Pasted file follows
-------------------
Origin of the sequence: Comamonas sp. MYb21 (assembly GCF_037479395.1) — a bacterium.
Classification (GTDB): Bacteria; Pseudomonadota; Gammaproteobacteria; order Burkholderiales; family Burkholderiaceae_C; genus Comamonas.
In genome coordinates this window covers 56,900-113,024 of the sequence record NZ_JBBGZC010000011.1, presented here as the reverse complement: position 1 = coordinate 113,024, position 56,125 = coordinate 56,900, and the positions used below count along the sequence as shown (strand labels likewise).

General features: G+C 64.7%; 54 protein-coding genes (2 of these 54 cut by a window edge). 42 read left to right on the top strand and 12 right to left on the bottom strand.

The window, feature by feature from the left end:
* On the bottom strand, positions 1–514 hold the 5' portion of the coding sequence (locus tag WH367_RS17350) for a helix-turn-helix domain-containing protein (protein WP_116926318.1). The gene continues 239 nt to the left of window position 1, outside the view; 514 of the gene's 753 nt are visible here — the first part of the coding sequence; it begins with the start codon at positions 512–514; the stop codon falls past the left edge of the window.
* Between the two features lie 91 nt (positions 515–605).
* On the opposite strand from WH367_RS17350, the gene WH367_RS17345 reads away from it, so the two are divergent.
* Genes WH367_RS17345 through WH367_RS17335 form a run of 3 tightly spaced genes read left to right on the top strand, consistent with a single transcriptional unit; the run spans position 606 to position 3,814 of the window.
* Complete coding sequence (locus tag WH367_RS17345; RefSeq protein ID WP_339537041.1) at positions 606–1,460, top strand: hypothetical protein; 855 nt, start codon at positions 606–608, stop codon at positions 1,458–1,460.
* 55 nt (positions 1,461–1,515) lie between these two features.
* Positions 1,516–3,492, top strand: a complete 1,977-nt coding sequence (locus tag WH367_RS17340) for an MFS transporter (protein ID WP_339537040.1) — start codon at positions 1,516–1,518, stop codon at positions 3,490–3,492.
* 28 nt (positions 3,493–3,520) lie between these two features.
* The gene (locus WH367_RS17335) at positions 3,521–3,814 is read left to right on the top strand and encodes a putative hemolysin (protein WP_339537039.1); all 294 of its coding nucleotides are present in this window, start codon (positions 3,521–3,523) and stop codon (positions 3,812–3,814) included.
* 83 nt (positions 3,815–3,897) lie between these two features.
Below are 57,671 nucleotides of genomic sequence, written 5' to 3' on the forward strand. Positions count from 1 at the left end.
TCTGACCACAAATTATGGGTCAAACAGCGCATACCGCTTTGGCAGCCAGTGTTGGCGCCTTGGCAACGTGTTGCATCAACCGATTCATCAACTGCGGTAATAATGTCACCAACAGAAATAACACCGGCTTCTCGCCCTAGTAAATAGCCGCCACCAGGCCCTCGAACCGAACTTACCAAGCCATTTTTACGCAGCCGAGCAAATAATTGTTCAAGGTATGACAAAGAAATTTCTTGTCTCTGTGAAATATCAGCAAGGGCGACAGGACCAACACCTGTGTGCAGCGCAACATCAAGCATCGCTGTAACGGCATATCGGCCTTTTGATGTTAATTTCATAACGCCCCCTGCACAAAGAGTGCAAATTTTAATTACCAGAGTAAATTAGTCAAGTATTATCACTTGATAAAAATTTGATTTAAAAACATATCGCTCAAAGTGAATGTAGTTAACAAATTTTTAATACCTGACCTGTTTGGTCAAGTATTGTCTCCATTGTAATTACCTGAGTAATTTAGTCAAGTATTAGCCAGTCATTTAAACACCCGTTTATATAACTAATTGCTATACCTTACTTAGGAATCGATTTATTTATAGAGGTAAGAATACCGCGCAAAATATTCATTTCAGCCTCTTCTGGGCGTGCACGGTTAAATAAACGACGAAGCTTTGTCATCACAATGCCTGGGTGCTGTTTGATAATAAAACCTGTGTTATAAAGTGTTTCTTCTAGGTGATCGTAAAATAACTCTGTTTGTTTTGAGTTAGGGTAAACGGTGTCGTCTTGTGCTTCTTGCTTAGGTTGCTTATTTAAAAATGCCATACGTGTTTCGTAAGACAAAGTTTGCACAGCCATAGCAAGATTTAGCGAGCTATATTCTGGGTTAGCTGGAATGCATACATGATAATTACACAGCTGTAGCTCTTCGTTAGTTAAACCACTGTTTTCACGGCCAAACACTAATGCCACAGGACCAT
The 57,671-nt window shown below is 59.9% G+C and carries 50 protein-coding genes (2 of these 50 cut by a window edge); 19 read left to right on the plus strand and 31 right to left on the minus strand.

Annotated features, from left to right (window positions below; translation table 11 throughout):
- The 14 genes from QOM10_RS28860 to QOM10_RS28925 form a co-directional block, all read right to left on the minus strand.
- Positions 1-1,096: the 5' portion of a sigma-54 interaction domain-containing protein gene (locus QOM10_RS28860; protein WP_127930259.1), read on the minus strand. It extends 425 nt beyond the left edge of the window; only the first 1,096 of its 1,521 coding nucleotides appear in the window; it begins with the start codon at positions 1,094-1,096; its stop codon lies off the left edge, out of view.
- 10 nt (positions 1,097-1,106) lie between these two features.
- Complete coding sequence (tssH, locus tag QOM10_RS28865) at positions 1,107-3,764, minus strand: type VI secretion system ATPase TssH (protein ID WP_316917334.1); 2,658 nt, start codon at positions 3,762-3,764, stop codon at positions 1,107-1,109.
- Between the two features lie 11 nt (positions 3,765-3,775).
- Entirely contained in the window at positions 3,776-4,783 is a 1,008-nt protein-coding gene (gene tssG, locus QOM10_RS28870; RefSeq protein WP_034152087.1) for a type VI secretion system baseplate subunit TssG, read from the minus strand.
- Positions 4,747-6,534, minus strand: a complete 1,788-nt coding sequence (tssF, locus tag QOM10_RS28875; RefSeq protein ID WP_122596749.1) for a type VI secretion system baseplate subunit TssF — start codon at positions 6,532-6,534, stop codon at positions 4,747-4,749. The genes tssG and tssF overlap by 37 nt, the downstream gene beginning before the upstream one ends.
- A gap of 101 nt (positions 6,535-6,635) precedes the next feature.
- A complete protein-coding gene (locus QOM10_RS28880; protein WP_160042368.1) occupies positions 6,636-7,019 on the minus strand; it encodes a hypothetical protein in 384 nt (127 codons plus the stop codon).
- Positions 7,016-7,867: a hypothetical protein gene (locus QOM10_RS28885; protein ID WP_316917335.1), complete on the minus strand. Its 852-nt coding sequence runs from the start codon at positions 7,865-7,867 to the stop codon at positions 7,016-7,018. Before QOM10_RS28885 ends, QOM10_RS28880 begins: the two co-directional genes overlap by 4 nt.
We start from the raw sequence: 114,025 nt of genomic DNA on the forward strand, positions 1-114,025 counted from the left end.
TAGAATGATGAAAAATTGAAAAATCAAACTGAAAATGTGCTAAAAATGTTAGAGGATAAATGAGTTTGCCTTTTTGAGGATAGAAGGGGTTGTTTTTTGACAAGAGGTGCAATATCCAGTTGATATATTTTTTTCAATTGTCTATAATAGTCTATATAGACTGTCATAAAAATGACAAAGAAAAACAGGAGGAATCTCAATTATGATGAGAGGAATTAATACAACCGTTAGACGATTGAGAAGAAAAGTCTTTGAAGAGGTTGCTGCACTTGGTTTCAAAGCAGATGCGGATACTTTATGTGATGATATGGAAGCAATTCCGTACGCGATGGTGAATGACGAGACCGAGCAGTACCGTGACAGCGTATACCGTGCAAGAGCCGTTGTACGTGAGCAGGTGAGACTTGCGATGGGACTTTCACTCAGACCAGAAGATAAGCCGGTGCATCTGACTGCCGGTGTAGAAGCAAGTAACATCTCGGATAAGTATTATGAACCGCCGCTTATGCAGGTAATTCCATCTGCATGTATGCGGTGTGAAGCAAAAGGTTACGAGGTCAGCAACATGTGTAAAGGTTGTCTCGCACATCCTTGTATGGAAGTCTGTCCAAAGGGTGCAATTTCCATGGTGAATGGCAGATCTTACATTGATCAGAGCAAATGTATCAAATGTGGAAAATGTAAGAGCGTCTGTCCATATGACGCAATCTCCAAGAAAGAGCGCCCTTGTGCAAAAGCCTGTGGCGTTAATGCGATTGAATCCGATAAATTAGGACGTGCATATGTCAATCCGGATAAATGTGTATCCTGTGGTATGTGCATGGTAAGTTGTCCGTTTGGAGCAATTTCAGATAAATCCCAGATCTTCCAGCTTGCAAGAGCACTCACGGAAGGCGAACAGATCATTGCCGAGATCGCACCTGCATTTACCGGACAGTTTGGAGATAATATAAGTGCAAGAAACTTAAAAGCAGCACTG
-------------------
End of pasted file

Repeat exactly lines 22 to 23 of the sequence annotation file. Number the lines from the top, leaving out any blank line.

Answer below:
- 10 nt (positions 1,097-1,106) lie between these two features.
- Complete coding sequence (tssH, locus tag QOM10_RS28865) at positions 1,107-3,764, minus strand: type VI secretion system ATPase TssH (protein ID WP_316917334.1); 2,658 nt, start codon at positions 3,762-3,764, stop codon at positions 1,107-1,109.